Letter to the Editor

The demographic reason to support the McCook Recreational Sales Tax Bond

Monday, October 24, 2022

Dear Editor,

As we prepare for the November election on the recreational bond issue, I encourage voters to support the project - if for no other reason than we need workers if our community wants to exist years from now.

McCook is making progress, with such examples as the grants to expand daycare access, expanding and improving the pickleball courts at Russell Park, and the Norris Alley project, just to name a few.

The community will be asked to further support local investments with the proposed recreational sales tax bond to move forward with the swimming pool and ball field projects planned for the November ballot. There is a lot of action locally to make our community a more attractive place to live, and supporting these projects and investments is in our community’s long-term economic best interest.

There is an old saying that “demography is destiny,” and here in Southwest Nebraska attracting and retaining people is a critical long-term issue. Red Willow County lost 3.1% of its population from the 2010 to 2020 census; declining from 11,069 to 10,725.

But the decline is actually even more dramatic. Our working-age adults (age 20-64) declined even faster at 7.8%, declining from 6,132 to 5,651. Simply put, there are fewer people to fill the jobs available.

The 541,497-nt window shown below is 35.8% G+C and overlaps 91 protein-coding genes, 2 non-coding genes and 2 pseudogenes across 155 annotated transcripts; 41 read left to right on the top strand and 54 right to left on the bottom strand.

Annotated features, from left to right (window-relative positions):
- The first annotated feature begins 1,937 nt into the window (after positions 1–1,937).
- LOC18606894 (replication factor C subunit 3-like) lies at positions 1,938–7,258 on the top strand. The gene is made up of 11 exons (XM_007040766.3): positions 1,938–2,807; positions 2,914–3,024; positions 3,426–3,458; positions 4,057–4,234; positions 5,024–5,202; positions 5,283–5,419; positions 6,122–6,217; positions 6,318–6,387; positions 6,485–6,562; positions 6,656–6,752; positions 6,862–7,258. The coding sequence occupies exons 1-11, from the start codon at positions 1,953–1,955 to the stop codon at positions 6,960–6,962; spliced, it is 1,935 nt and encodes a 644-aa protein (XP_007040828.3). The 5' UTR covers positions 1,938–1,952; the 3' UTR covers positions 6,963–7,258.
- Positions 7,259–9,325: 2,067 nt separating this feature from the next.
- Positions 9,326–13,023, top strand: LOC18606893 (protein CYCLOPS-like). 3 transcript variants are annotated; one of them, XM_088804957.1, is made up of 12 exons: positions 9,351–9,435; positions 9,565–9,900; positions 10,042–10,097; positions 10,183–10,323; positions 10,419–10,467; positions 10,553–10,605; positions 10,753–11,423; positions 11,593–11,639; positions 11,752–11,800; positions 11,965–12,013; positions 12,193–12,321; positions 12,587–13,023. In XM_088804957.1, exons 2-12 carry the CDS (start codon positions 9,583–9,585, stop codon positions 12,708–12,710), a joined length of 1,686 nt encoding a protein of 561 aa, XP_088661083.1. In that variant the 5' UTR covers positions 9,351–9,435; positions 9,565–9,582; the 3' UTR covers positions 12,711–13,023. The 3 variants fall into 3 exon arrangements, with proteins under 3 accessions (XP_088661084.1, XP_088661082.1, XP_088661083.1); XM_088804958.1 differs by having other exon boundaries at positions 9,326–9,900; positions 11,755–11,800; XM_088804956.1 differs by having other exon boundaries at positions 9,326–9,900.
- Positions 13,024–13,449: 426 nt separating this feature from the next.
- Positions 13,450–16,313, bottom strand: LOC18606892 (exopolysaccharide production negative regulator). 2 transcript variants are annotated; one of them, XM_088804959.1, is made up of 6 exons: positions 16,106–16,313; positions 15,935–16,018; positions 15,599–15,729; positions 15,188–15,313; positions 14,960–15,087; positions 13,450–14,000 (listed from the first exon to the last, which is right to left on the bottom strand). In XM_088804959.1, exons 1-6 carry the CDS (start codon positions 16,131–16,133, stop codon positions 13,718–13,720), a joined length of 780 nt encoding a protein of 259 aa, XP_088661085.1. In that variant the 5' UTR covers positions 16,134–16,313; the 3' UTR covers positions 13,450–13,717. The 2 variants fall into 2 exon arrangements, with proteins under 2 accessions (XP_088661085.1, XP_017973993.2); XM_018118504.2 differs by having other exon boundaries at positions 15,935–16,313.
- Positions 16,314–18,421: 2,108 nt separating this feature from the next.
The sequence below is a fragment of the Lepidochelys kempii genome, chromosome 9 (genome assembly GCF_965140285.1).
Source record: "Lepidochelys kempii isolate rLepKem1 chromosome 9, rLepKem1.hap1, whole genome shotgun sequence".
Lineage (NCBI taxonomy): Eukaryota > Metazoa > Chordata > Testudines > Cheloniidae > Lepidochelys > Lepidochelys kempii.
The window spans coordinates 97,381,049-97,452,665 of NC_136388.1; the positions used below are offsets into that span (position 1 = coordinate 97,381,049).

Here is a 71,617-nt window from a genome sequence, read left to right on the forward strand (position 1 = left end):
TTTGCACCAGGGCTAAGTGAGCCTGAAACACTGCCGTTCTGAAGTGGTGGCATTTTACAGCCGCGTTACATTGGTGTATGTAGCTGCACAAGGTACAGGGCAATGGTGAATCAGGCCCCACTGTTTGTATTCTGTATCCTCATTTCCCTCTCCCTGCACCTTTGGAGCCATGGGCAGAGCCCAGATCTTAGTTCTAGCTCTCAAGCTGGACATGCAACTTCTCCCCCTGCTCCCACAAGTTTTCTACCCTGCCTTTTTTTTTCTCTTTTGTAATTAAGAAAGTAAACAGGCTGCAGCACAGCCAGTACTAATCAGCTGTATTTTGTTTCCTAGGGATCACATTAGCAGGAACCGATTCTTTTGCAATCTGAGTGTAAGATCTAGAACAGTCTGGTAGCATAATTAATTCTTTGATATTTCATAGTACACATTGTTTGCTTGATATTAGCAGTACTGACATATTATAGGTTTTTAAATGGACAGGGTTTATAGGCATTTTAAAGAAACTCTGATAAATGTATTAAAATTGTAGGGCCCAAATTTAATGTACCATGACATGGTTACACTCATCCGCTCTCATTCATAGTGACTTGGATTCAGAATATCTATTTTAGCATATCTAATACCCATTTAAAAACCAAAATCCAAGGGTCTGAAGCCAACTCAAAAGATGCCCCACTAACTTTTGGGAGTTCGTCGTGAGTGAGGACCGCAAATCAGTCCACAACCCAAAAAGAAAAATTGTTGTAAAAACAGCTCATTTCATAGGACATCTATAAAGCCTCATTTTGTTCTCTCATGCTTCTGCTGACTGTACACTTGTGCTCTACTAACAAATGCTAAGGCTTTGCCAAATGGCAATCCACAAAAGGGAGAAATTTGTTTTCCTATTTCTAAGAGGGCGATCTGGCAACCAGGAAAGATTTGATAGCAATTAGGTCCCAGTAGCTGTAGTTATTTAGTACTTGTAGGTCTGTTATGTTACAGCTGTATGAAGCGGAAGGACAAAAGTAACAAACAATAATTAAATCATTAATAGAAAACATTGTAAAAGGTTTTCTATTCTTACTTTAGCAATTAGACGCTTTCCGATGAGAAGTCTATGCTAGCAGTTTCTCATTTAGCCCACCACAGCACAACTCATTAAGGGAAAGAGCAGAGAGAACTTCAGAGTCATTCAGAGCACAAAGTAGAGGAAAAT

We can all see and feel the effects of a smaller workforce, from reduced hours at our local businesses even as those businesses outbid each other to attract and retain an ever-shrinking workforce. Unfortunately, this workforce shortage is likely to get much worse over this decade. If trends continue, by 2030 Red Willow County can expect to have about 875 (15.4%) fewer working-age (20-64) residents compared to 2020, declining from 5,651 to about 4,780.

This will hinder many local organizations’ ability to continue offering services, let alone experience any real economic growth. We will see even more significant wage pressure as businesses compete fiercely for the labor needed to meet demand and even to stay open.

Attracting people to our community is no easy task. Jobs and economic opportunities are available nationwide. Economic development is no longer operating in a world where creating jobs will get people to move there or keep current residents from considering a move; it is now about creating a community that people want to live in. Workers today can find a job just about anywhere, so we need strong reasons why our community is an excellent choice for them and their families to live in.

And the recreational bond up for a vote in November is just one example where we can begin to create a community where people - young and old, working or retired - want to live, work and play. Please vote Yes for McCook’s recreational bond issue.

Sean Wolfe,


Community Hospital

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